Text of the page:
We may be seeing a new treatment for blindness in the future

Anemone123+via+Pixabay

Anemone123 via Pixabay

Jacob Fuhrmeister, Staff Contributor

Scientists may have just discovered a treatment for macular degeneration, one of the leading causes of age related blindness that has left over 104,000 people legally blind in the United States. In the UK, this number is even higher, with over 600,000 people affected. Macular degeneration is the third leading cause of blindness globally.

Age related macular degeneration, or AMD, affects the back region of the eye known as the macula. When the macula is damaged, the center part of a person’s vision may become blurred and they may develop a blind spot. Vision loss can occur quickly or over a period of time. AMD does not result in complete blindness as a person retains their peripheral vision, but it does affect activities that require sharp vision. There are two types of AMD: wet macular degeneration and dry macular degeneration.

Last week, the results of a small clinical trial of stem cell-based therapy for the condition was published in Nature Biotechnology. In the trial, stem cells were inserted into two people’s eyes before they were asked to read letters off of an eye chart. It was found that the number of letters that each subject could read correctly before the procedure was dramatically increased. This trial lasted a year, and over the course of the year the subjects were able to read correctly, on average, 25 more words.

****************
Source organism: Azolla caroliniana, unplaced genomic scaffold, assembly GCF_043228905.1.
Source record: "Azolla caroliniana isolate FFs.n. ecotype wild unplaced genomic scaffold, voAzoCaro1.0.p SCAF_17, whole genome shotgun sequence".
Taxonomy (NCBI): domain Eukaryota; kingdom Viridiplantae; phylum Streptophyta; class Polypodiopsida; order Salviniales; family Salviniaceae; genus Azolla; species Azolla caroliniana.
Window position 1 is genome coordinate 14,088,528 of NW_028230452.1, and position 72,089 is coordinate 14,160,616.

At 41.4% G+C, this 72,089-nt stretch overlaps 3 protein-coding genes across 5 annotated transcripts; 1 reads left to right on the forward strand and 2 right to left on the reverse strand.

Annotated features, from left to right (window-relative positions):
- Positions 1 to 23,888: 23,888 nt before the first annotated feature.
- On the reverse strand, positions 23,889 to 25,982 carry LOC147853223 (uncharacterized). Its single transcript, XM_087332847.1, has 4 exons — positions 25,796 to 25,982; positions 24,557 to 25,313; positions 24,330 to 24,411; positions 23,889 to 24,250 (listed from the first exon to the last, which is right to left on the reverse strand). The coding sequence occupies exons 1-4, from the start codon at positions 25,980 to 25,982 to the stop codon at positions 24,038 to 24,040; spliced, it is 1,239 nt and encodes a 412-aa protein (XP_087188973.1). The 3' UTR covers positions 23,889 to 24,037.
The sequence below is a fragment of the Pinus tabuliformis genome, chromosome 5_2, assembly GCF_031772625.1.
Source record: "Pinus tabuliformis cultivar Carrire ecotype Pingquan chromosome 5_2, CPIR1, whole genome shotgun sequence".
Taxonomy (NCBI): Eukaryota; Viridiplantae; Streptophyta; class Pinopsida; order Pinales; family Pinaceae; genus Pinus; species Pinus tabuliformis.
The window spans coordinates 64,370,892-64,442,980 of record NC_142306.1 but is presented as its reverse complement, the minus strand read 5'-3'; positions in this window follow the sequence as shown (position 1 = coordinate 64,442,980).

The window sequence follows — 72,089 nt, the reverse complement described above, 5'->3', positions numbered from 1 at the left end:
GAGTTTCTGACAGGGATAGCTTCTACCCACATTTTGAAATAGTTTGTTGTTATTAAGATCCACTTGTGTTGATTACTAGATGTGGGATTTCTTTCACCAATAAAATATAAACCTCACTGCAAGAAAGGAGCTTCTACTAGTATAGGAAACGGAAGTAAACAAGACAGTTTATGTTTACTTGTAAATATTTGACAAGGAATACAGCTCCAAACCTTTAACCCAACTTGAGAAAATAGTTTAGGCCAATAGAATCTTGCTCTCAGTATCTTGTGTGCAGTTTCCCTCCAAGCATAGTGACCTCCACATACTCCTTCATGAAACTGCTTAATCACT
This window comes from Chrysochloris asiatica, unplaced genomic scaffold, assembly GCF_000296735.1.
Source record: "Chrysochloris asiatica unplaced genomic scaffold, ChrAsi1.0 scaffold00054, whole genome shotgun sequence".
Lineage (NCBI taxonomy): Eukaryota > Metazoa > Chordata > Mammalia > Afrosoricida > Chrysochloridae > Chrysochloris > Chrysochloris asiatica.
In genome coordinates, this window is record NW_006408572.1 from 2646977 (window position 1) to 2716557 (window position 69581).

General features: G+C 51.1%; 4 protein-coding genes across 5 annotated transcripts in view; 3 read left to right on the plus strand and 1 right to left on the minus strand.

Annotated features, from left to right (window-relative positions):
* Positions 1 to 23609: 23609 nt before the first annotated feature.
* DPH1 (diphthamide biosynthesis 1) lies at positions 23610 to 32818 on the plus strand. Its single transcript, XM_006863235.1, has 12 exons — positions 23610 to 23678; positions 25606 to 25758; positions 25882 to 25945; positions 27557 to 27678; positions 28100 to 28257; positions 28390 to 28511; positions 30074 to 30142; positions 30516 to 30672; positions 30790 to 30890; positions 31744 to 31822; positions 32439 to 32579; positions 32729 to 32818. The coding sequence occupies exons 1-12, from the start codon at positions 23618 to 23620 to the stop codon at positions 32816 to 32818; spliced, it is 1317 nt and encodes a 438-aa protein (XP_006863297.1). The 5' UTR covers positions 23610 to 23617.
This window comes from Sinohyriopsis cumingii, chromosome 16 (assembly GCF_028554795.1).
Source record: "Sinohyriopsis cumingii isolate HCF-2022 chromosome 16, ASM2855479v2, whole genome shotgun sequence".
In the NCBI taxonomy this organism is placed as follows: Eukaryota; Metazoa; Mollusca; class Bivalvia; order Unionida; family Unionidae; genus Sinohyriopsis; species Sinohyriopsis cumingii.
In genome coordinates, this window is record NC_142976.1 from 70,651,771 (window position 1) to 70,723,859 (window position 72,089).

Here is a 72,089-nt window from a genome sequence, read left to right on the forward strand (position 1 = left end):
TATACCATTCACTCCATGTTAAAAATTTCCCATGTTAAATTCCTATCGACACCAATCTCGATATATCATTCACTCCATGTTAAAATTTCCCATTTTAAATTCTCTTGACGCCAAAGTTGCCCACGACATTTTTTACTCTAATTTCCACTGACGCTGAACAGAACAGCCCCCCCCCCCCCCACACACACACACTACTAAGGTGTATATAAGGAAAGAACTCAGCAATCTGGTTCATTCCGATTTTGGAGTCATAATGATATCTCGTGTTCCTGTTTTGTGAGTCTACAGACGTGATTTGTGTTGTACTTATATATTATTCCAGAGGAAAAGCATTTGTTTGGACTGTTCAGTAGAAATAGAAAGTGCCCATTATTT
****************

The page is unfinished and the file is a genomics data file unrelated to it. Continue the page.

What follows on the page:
What researchers did was take an embryonic stem cell, which is a special type of cell that can become any other human body cell, and convert it into the type of cell that makes up the retinal pigment epithelium. They were then embedded into a scaffold to hold them in place.

This study has excited many researchers, who believe that someday this type of therapy will become public. Professor Pete Coffey, from the UCL Institute of Ophthalmology, said, “This study represents real progress in regenerative medicine… We hope this will lead to an affordable ‘off-the-shelf’ therapy that could be made available to NHS patients within the next five years.”

This treatment was only for those who had the wet form of the disease, but researchers are hoping that someday it will be used to treat both wet and dry forms. This treatment is not necessarily a “cure” as completely normal vision was not restored to the patients. There is also concern that the stem cells may become cancerous, although there has been no evidence of this.

Dr. Carmel Toomes, from Leeds Institutes of Molecular Medicine, is excited, but slightly wary of the treatment. He stated that, “To see an improvement is a good sign that this therapy may help patients in the future, although further studies are needed before real conclusions can be drawn.”